Since in these cases the blood flow rate often is not the limiting factor, it may even be possible to lower the blood flow rate. The important factor is still to increase the membrane mass transfer coefficient koA (or LpA for hemofiltration) and the dialysis fluid flow rate, and the blood flow rate may then be lowered at least down to a fraction of 1/α of the largest of these two. Such an action could limit any detrimental effects on the blood vessels that may be caused by removing large quantities of blood. Thus, patients intoxicated by drugs or other toxins may be treated by the method according to the present invention by inserting needles or catheters in a large but superficial blood vessel such as the Vena Cephalica, where a blood flow rate in the range of 50 ml/min can be obtained.
The lower blood flow rate may also increase the efficiency of the procedure by allowing a longer residence time of the blood in the dialyzer in cases where the equilibrium between the bound and dissolved fractions of the substances has a time delay. The dialysis fluid flow rate and koA should still be kept above 2000 ml/min, and preferably above 5000 ml/min or even higher. In hemofiltration LpA needs to be large enough to allow the necessary ultrafiltration rate with the high dialysis fluid flow rate at a moderate pressure gradient.
The membrane area, which is proportional to koA and LpA, can easily be increased either by using several standard dialysis filters in a series or in a parallel configuration, or combinations thereof, or by using specially designed filters with increased membrane area.
To increase the dialysis fluid flow rate requires some further considerations. The production of, say, 5 liters per minute of dialysis fluid puts high demands on the supply of water, which has to be of a high quality.
The dialysis fluid also has to contain electrolytes like Sodium, Potassium, Calcium, Chloride and Bicarbonate in concentrations that correspond to those of blood. This is in normal dialysis achieved by mixing the water with concentrated solutions of these ions. With the large amount of fluid required for the present invention the required amount of concentrate will also be large. The handling of these large quantities could be significantly simplified if one or more of the electrolytes are supplied in dry form as suggested in U.S. Pat. No. 4,784,495. Another method to handle this problem is to use a large central mixing station to prepare the dialysis fluid, which is then pumped through delivery lines to the place of use.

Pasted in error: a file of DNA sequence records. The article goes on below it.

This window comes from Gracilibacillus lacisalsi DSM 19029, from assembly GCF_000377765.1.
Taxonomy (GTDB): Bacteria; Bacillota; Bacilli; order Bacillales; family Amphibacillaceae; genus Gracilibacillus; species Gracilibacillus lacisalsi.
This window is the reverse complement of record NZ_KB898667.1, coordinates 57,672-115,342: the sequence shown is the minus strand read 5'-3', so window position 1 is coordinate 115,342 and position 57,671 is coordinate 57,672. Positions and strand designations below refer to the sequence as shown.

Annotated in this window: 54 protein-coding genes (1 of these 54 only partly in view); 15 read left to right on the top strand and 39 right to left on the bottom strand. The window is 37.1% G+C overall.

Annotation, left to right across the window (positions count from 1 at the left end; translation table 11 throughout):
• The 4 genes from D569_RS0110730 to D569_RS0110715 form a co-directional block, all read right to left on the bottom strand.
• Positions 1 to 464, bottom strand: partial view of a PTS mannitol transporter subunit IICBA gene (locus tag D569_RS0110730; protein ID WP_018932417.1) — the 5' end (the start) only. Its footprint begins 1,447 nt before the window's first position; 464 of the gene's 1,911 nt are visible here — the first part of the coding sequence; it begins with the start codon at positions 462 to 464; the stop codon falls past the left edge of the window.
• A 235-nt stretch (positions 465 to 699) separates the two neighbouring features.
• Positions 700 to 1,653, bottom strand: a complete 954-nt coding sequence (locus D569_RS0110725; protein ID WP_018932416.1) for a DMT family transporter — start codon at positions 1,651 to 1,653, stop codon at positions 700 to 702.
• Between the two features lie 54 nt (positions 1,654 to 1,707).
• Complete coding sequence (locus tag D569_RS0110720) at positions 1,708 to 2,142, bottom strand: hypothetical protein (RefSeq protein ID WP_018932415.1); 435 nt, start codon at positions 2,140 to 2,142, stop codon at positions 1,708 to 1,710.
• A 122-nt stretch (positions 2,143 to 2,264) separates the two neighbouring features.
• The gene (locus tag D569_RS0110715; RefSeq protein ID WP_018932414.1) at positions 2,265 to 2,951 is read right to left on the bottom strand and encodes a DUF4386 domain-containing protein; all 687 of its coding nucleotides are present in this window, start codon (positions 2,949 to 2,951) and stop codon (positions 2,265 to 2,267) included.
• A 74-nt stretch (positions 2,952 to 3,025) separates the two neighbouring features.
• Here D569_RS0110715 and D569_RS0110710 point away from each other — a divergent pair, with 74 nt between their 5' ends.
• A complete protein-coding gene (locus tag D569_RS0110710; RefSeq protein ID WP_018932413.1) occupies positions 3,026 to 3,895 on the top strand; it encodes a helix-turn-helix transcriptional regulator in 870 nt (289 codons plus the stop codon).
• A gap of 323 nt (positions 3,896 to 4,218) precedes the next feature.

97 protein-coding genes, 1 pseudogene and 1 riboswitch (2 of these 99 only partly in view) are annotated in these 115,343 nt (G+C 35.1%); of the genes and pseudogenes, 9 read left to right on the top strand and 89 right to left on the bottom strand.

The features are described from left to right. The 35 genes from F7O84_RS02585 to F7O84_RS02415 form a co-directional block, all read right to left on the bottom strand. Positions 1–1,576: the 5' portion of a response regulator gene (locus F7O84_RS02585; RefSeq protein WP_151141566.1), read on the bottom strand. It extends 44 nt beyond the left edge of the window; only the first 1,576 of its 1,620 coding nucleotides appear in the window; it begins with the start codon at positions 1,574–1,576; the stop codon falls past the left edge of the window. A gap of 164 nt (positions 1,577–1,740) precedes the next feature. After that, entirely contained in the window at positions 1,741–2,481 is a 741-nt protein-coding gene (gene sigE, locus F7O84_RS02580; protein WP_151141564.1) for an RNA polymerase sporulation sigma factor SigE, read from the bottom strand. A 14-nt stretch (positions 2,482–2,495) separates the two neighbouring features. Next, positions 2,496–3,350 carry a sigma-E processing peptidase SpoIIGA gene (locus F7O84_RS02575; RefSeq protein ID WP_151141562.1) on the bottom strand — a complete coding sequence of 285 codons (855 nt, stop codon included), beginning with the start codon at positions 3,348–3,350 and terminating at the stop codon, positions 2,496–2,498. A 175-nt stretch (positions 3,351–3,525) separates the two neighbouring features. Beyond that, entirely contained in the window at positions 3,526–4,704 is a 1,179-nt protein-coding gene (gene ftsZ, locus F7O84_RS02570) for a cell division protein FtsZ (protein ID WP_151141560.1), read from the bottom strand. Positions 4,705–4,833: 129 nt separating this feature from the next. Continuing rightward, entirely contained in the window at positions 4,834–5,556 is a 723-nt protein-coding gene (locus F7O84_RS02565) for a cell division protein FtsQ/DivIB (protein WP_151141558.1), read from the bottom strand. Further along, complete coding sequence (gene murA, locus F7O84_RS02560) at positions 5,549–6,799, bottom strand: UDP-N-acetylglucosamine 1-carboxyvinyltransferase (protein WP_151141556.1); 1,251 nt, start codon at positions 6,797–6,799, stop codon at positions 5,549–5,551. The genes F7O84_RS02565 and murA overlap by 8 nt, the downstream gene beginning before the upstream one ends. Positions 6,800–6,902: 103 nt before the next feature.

One way to decrease the large demand for water and concentrates is to regenerate the spent dialysis fluid by an ultrafiltration process. A filter with a high permeability for water, and with a suitable pore size to allow the electrolytes to pass, but not the substances that are to be removed, is placed in the spent dialysis fluid. The ultrafiltrate is reused, and the now concentrated spent dialysis fluid is wasted. This process is possible to use in cases where the substances to be removed are sufficiently larger than the electrolytes.
Furthermore, the dialysis fluid has to have a temperature that is close to normal body temperature. The dialyzer will act as a heat exchanger between blood and the dialysis fluid. If the dialysis fluid is cold the blood that is returned to the patient will have a too low temperature, which will cause discomfort. In normal dialysis treatments all of the dialysis fluid is heated to around 38° C. The power required for heating a dialysis flow rate of 500-800 ml/min is at the limit of what a standard wall outlet can produce. For the higher end of the flow rates it may not even be sufficient, especially if the incoming water is particularly cold. In such cases a heat exchanger is often used to transfer heat from the spent dialysis fluid to the incoming water.
For the present invention there is needed a dialysis flow rate that may be 10 times higher than normal. Even a heat exchanger is then not sufficient to allow the total amount of dialysis fluid to be sufficiently heated by the power available in a standard wall power outlet. Performing the main part of the procedure using unheated dialysis fluid can solve this problem. The blood can then be heated just before it is returned. This can be done e.g. using a blood heater that acts on the outside of the blood line.